Firing pins tend to accumulate carbon on the backside where the hummer strikes. Put a little solvent and twist it in the cleaning rag. You can also use the bore brush.
The buffer and buffer spring
Buffer systems usually stay pretty clean and don't take much to clean. But we can't say the same about the buffer spring. Start rotating the spring down with an edge wrapped around one of the coils.
Now we have all the individual parts clean and we are going to start on the upper receiver.
Put some cleaner on the rag and then just start from the inside wiping down all the surfaces. The place where the cam pin usually sits, collects a lot of carbon. This is the perfect moment to squirt a little bit of solvent inside and use the brush. Get close to the chamber and the edge of the chamber. Once you gave it a pretty good scrubbing you can go and start wiping down.
The next step is to clean the barrel. You'll need the thirty-inch cable, the slotted tip, T-handle and some patches to do it. It's really kind of art! The Otis patches come up with three slots and you are going to put one of them through the slotted tip. Then you pinch part of the patch and stick it back into the slot, pull it through creating the good patch to get the entire circumference of the barrel. Put some solvent on the patch and go from the chamber to the muzzle like the bullet travels. Take the t-handle and turn it in a few times. Once you get into the chamber pull it through.
The following step will be to pull the brass brush through the barrel. Take off the slotted tip, replace it with a brush, and repeat the previous procedure. Displace the brush with the slotted tip again and run patches through until they are clean.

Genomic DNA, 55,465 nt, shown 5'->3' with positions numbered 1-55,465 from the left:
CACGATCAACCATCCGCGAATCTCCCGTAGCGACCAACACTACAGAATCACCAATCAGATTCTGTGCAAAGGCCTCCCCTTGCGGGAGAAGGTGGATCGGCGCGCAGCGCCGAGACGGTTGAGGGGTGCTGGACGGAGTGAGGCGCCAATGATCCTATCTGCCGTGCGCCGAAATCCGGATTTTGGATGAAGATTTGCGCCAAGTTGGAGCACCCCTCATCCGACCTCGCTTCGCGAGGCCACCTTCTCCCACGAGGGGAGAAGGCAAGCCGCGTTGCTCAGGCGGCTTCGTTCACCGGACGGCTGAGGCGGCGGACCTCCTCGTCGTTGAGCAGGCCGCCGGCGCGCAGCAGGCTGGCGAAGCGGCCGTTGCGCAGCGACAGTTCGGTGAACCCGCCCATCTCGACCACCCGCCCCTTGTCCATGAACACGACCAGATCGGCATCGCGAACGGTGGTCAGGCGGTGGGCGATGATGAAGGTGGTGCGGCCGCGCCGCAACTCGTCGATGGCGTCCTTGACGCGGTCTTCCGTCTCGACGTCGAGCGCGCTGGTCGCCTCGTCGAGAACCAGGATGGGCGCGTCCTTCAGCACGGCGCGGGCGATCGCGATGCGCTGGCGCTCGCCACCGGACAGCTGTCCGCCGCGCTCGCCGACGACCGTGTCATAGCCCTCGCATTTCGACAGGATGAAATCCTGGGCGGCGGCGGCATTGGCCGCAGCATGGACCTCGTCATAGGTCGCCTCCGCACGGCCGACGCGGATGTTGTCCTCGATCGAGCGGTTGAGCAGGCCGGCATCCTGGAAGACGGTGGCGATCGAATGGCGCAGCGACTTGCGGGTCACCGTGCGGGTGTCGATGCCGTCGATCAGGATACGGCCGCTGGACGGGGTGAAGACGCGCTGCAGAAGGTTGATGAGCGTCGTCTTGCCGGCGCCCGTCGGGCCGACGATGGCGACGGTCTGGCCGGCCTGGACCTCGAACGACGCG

The lower receiver
Take the lower receiver that has been soaking in the foaming cleanser. The easiest way to get all that carbon out is to do it with your rag. It is important to make sure that the entire lover receiver is clean and you get all of the gun cleaners out of here. It takes a while, you need to be patient!
Oiling and inspecting individual pieces.
What you'll do next is to put a light coat on every part and іnspect all the pieces. While doing it with the extractor make sure that the spring is intact and the nylon bushing is still there. Make sure all the surfaces look relatively flat. Put a little bit more oil to the buffer sprіng to make іt not so loud.
When you have all the pieces inspected and oiled, reassemble them.
First, put together the lower receiver that includes the buffer and the buffer spring. Then you need the lower receiver to put the spring and buffer back into the tube.
Afterward, put the extractor into the bolt, insert the pin and make sure it is flush on both sides. Then you put the bolt into the bolt carrier, insert the cam pin and turn it ninety degrees, insert the firing pin and retaining pin. The bolt has to be all the way forward, so just pull it out to the extended position.
Take the upper receiver, insert the charging handle into the slot (make sure it's down and floating freely). Take the bolt carrier and the bolt, insert it into the groove and push it all together!
Now, let's talk a little bit about pre-made cleaning tools. Is it as necessary as we think? There are a lot of advantages and disadvantages to buying them. But the thing is that it is always better to put them together on your own, no matter if you are a starter or a professional shooter.
Congrats! Now you understand and know the steps you need to clean and maintain your AR-15. However it's a long process that requires a lot of concentration, there is nothing complicated. If you follow this guide, you should have a long and positive experience with your AR-15.
Remember: If you are damaging some detail during cleaning the gun, you may do it wrong. In such a situation, stop and ask for help from someone that’s done this several times.
Be sure to take your time when cleaning and pay attention to the condition of all elements. Happy hunting!